Before and After: March 2013 Edition

Before

Photo taken looking north along South Central Avenue in Franklinton during the flood of January 21-24, 1959.


After

Present day South Central Avenue in Franklinton.

The 1959 flood was the 2nd worst in the history of Franklinton, after the 1913 disaster. The Frank Road crest on the Scioto River came on January 22, 1959 and was 27.22 ft, 3.22 ft above flood stage and a few feet below the 1913 crest. This crest would not cause serious flooding in Franklinton today, as the Franklinton Floodwall, completed in 2004, will protect the area to crests of up to 30.9 ft. Few people know that, prior to the wall’s completion, federal guidelines prohibited almost all types of construction in Franklinton, a huge reason for the gradual decline it faced after the 1950s.

Before

Avondale Elementary at 157 Avondale Avenue in 1908.

After

Avondale Elementary, present day. The school was built in 1892.

Avondale Elementary has been a school for its entire 121 year existance. Besides losing it’s rootop finials, the school is largely unchanged and is a beautiful example of late 19th century architecture.

Before

Bellows Avenue school in 1922.

After

The 1905 school in the present day.

Bellows Elementary was opened in 1905 and was used for that purpose through the 1970s. The building was last renovated in 1972, but was closed as a school between that year and 1984, when Columbus Public Schools sold the property. It has changed hands a few times over the years, the last being in 2002, but nothing has come of it and the building deteriorates a bit more each year. Unfortunately, the location of the school probably proved to be its death, as the interchange of 315 and 70/71 was constructed just to the south, and 315 itself cut off Bellows Avenue. The school narrowly escaped the wrecking ball at that time, but without some type of redevelopment, the property may eventually be lost anyway.

Before

The Columbus Heating and Ventilation Company at 433 W. Town Street on March 25, 1913, during the infamous flood.

The same building 3 years later in 1916, looking a bit spruced up as well as the newer roads that were no doubt damaged in 1913.

After

And 433 W. Town Street as it looked in 2010. The building was torn down the following year.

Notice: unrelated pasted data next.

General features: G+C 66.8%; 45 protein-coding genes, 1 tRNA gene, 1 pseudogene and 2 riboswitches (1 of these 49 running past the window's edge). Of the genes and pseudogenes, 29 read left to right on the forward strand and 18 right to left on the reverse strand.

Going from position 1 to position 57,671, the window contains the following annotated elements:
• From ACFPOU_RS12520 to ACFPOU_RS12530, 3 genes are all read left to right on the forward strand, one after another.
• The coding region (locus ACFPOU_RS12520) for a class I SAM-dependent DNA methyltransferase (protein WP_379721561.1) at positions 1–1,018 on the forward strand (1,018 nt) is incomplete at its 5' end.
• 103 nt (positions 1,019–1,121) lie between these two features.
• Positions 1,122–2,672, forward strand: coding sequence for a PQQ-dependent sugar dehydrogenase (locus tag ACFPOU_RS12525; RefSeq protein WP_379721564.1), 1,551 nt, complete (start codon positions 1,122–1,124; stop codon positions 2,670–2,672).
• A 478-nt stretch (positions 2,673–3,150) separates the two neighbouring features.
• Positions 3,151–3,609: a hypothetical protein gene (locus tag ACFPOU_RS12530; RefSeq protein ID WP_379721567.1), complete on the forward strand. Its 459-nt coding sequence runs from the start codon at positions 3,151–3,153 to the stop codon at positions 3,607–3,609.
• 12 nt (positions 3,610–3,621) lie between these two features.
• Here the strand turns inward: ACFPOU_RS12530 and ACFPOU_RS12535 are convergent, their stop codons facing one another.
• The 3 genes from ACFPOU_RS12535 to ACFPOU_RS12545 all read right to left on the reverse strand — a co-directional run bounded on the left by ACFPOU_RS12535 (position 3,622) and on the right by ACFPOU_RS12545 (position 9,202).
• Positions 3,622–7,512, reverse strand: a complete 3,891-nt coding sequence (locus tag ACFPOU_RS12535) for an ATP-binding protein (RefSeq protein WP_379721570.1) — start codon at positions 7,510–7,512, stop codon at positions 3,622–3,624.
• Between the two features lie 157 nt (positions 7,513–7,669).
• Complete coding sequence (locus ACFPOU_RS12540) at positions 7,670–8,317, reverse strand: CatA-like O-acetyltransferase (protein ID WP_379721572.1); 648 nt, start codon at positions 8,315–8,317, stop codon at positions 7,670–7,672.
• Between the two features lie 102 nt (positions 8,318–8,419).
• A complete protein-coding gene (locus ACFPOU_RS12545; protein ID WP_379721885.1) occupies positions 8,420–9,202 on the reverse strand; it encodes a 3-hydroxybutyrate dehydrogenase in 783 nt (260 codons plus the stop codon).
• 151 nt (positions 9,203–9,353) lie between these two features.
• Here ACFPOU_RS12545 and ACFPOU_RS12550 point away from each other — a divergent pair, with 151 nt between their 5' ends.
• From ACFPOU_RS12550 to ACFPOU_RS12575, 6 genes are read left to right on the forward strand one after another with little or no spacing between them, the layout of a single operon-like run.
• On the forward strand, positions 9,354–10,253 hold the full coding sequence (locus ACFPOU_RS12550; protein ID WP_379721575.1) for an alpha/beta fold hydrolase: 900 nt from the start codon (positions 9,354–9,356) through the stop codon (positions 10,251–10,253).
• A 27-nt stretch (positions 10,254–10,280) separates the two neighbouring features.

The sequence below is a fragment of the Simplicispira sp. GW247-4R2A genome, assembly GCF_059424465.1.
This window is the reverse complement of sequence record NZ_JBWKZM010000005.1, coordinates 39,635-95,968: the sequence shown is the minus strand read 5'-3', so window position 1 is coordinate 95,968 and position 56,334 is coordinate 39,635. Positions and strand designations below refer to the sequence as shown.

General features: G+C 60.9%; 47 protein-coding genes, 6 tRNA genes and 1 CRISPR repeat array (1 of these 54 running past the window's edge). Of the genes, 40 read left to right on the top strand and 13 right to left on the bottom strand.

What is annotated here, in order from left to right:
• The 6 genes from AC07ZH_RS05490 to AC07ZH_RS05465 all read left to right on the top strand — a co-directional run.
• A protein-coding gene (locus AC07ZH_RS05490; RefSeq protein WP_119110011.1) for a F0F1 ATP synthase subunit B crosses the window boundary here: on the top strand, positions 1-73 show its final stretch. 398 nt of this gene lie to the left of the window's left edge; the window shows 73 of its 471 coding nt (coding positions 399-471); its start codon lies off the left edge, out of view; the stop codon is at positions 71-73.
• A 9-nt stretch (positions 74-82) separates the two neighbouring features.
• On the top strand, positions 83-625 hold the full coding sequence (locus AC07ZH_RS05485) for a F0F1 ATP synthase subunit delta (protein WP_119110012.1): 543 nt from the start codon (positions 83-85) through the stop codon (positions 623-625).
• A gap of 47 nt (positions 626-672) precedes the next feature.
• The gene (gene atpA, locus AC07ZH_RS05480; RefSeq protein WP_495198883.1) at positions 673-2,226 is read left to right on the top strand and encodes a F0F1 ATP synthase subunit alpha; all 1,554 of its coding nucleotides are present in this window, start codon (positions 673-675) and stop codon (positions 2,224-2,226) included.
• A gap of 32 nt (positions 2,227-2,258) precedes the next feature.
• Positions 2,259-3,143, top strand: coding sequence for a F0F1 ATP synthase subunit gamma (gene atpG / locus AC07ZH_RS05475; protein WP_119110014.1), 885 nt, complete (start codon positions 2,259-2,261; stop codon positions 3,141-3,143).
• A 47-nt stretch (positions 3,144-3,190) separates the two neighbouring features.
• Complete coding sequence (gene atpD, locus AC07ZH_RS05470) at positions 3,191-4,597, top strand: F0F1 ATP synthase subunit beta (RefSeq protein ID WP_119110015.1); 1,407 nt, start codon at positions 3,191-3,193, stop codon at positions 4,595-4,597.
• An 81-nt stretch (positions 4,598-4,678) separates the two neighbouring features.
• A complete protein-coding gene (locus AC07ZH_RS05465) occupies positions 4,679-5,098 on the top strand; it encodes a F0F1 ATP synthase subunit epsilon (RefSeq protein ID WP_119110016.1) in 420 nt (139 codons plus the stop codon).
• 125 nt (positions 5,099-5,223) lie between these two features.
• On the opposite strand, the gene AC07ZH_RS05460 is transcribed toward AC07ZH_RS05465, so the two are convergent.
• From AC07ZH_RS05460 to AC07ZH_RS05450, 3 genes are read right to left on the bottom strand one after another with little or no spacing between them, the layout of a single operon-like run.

The Columbus Heating and Ventilating Company began in 1903 and still exists in the city, although obviously not at its original location. The old building went into severe disrepair and most of the roof had collapsed by the time it was demolished in 2011 as one of the first steps in the area’s rebirth. The area is going through revitalization, and the nearby 400 W. Rich artist live and work space continues to expand. Plans are also in the works for new loft apartments nearby.




In-Planning Project- 2014 and Beyond- Scioto Peninsula

The history of the Scioto Peninsula in not really all that positive. Bounded by 315 to the west and on all other sides by the Scioto River directly across from Downtown, this area currently contains Veteran’s Memorial, COSI and not much else. Even as far back as the 1950s, a large chunk of the peninsula, especially around Central High School (which still exists as COSI), was just vacant land. Otherwise, what existed were warehouse buildings and other commercial buildings. What people lived there were mostly confined to a few public housing projects. Being so close to the Scioto River, the area repeatedly flooded over its history, especially in the Great Flood of 1913 and to a lesser extent in 1959. This prevented much development here and in Franklinton in general. Federal standards were actually in place that banned most new construction or even renovations to most types of buildings. This allowed all of Franklinton, including the Peninsula, to stagnate and go through steady decline.